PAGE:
5/07/2005

Kobo Daishi, Kukai

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Kobo Daishi Kukai 弘法大師 空海
(Kooboo Daishi, Kuukai) Kōbō Daishi Kūkai .. .. .. (774 - 835)

Founder of Shingon Japanese Esoteric Buddhism

For kigo about Kuukai see below.




Edited from an article by Koyu Sonoda:
There are few figures in Japanese history about whom such abundant biographies have been written as Kukai, popularly known by his posthumous title, Kobo Daishi.

Kukai was born in 774 in Sanuki Province on Shikoku. His birth name was Saeki no Mao. At seventeen he succeeded in entering the university. The trained his memory by using the Mantra of Akashagarbha.

In the autumn of 804, the first of the official diplomatic ships, in which Kukai was traveling, arrived in northeastern Fukien province in China. In the autumn of 806, Kukai returned to Japan.

Kukai's dazzling genius is graphically apparent in the calligraphy of a letter to Saicho (最澄), which is considered his greatest masterpiece.

He founded a temple on Mount Koya (高野山) in 816. Early in 823, Kukai was granted Toji (Too-ji 東寺), a temple situated at the entrance to Kyoto.

Kukai died on Mount Koya on April 23, 835, and it is believed that even now he remains in eternal samadhi in his bodily form within the inner shrine on the mountain.

Most ubiquitous are the tales about wells and springs associated with Kukai. A typical story is that in a certain village there was not sufficient water for irrigation, so the villagers had to be sparing in use of the water they drew from a far-off well. One day, there came passing through the village a traveling priest, who asked for a drink. The villagers willingly brought him one, whereupon the traveler, in thanks, struck the ground with his staff and a spring of water came gushing up. The traveler was in fact Kukai.

The best known of such activities is his direction of the reconstruction of the reservoir called Mannoike in Sanuki Province on Shikoku.

Read the complete story of his life here, please:
http://www.asunam.com/kukai_page.htm

Safekeep Copy is here:
http://groups.yahoo.com/group/DarumaArchives-002/message/61



Kukai is often depicted on scolls or paintings seated, with a water container, a sprouted jar or water dropper or ritual ewer (kundika, Buddhist ritual sprinkler) beside him.

Quote
The vessel is probably best referred to as a ewer or kundika.
It references initiations (abhiseka [abhis'eka] ) in the historical transmission of Mikkyô. The Indian kundika (kun[.bel]d[.bel]ikâ ) was originally used for the royal accession ceremony for water from the four or five oceans poured on the head of the recipient; in Tantric traditions five ewers are often used. (Ennin received abhisekha from the master Yuanzheng 元政 with the Diamond World mandala then received the initiation of the Five Pitchers).

Read more about this discussion here:
© Cynthea Bogel / PMJS Group 2008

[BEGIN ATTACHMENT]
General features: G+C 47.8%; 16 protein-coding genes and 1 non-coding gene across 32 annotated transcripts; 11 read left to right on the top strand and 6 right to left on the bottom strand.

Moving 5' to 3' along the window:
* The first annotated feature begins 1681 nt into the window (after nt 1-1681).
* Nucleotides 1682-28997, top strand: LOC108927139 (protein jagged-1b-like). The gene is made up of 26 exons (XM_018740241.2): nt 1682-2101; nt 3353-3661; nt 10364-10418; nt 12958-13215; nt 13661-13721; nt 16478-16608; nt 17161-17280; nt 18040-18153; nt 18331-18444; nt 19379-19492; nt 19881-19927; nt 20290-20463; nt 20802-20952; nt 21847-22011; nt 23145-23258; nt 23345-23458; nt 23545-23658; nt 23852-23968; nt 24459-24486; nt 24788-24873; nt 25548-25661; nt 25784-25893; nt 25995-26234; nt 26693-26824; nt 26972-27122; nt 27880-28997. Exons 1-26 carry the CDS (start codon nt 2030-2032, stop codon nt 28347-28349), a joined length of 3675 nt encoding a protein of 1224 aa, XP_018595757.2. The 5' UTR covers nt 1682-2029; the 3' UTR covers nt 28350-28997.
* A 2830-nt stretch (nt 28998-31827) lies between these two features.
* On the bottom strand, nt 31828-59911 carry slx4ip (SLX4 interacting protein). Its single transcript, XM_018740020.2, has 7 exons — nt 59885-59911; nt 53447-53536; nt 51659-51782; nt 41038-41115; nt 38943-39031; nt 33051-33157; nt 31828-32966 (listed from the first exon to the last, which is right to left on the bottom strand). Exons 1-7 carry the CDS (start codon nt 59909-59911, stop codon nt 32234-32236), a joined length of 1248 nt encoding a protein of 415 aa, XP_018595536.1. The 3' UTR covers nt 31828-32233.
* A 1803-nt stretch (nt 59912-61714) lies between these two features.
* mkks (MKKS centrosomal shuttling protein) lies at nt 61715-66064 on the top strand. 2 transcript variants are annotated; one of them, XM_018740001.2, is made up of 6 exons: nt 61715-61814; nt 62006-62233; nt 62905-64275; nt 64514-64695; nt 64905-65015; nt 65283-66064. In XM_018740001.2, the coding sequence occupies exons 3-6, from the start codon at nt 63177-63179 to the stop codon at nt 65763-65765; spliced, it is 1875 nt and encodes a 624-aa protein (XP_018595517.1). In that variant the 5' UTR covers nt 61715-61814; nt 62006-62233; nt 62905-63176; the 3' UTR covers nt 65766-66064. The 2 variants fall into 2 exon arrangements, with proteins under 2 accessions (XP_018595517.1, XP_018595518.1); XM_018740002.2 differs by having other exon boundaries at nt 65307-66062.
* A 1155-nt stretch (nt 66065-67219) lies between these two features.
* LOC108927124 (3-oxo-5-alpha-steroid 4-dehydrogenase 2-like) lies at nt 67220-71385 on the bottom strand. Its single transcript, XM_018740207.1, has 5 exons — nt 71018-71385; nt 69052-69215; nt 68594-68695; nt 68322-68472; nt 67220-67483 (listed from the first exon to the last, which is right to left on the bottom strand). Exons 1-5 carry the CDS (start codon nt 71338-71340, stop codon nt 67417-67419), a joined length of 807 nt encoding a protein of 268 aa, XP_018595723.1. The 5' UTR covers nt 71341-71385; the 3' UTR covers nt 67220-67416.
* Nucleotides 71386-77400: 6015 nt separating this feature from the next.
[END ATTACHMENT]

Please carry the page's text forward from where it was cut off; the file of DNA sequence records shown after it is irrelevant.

Read more about Kundika and Kendi:
The kendi is a well-known form in the Southeast Asian repertoire of vessels, and it has played a significant role in the rituals and daily life of the region since ancient times.
CLICK for enlargement
'Kendi' is a Malay word derived from the Sanskrit name 'kunda,' which came from 'kundika' a particular form of Indian vessel used as a container for liquids in both Hindu and Buddhist ceremonies.
Kendi in the Cultural Context of Southeast Asia
Dawn F. Rooney

Library



Buddhist Artwork and Kobo Daishi
with more detailed information about Kukai by
source : Mark Schumacher

.......................................................................


. Shikoku Henro Temple List 四国お遍路さん Henro Pilgrims .

. Legends about Kobo Daishi - 弘法大師 空海 - 伝説 .


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Kobo Daishi for a modern need:

To bring children and good luck (like Daruma san).
子授招福大師 Kosazuke Daishi
An Offering from a Daishi Group in Osaka.
At the Temple Gokuraku-Ji, Nr. 2 in Shikoku.
修行大師像 平成十五年(2003年造像) 大阪極楽講同行による勧請、子授け招福をかなえて下さる修行大師様、 他の修行大師と違い子供を抱いておられるのが特徴 .



See my pictures Nr. 04 - 09 for more details.
... Photo Album Gabi Greve


Temples where to pray for conceiving of children. Usually Kannon or Jizo tend to that business. See
Child Protectors By Mark Schumacher


Here are many Japanese Temples for that purpose.
子授け寺・神社情報 へ



. Daishi Darani joo 大師陀羅尼錠 
Kobo Daishi Darani Medicine for stomach ailments .

Daisho-In 大聖院 , Miyajima


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Kenmai hooyoo 弘法大師献米法要
Rice offerings for Kobo Daishi


Ritual at the temple Toji in Kyoto 京都・東寺



On the second sunday in April.
Kenmai-Hoyo (Buddhist memorial service presenting rice)

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I have written a few articles about Kukai.

Ajimi Jizo 嘗試地蔵
Jizo Bosatsu tasting the food for Kobo Daishi

Koya San in Wakayama 高野山 和歌山県

Namikiri Fudo Wave-cutting Fudo 波切不動尊 、浪切不動明王 
Carved by Kobo Daishi himself.

http://www.daihorin-kaku.com/bijutsu/namikiri-fudo.htm

Sunafumi Ceremony お砂踏み  (Shikoku Pilgrimmage) O-Sunafumi, osunafumi

Pilgrimages in the name of Kobo Daishi

Daruma San in Japan, Japanese Art and Culture: Washi, Japanese Paper

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Kukai Kobo Daishi and KIGO for Haiku

Kuukai Kooboo Daishi is a well known personality in the living Buddhism of Japan.
Many of the ceremonies and festivals in his honour are kigo. Here we will list a few.

.. .. Late Spring

March 21 :
Kuukai Kooboo Daishi Memorial Day

This kigo has various other names listed here:

Kuukai Memorial Day and Ceremony, miei-ku 御影供、mie-ku みえく (in Osaka)